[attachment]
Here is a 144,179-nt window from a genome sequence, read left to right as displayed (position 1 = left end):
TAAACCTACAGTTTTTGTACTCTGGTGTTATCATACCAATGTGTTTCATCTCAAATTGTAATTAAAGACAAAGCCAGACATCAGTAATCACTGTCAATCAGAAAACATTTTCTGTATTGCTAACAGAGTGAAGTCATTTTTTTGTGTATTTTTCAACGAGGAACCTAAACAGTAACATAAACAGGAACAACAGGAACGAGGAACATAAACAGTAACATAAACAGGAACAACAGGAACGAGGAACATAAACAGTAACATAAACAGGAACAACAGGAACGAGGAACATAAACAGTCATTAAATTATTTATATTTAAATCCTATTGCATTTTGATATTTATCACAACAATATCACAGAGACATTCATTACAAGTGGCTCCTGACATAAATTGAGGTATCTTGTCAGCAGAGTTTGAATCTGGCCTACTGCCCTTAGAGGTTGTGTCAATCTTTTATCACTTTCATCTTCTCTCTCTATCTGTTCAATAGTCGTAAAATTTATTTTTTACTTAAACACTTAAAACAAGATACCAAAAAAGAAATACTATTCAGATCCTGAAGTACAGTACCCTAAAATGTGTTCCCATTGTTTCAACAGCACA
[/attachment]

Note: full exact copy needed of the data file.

Here is a 144,179-nt window from a genome sequence, read left to right as displayed (position 1 = left end):
TAAACCTACAGTTTTTGTACTCTGGTGTTATCATACCAATGTGTTTCATCTCAAATTGTAATTAAAGACAAAGCCAGACATCAGTAATCACTGTCAATCAGAAAACATTTTCTGTATTGCTAACAGAGTGAAGTCATTTTTTTGTGTATTTTTCAACGAGGAACCTAAACAGTAACATAAACAGGAACAACAGGAACGAGGAACATAAACAGTAACATAAACAGGAACAACAGGAACGAGGAACATAAACAGTAACATAAACAGGAACAACAGGAACGAGGAACATAAACAGTCATTAAATTATTTATATTTAAATCCTATTGCATTTTGATATTTATCACAACAATATCACAGAGACATTCATTACAAGTGGCTCCTGACATAAATTGAGGTATCTTGTCAGCAGAGTTTGAATCTGGCCTACTGCCCTTAGAGGTTGTGTCAATCTTTTATCACTTTCATCTTCTCTCTCTATCTGTTCAATAGTCGTAAAATTTATTTTTTACTTAAACACTTAAAACAAGATACCAAAAAAGAAATACTATTCAGATCCTGAAGTACAGTACCCTAAAATGTGTTCCCATTGTTTCAACAGCACA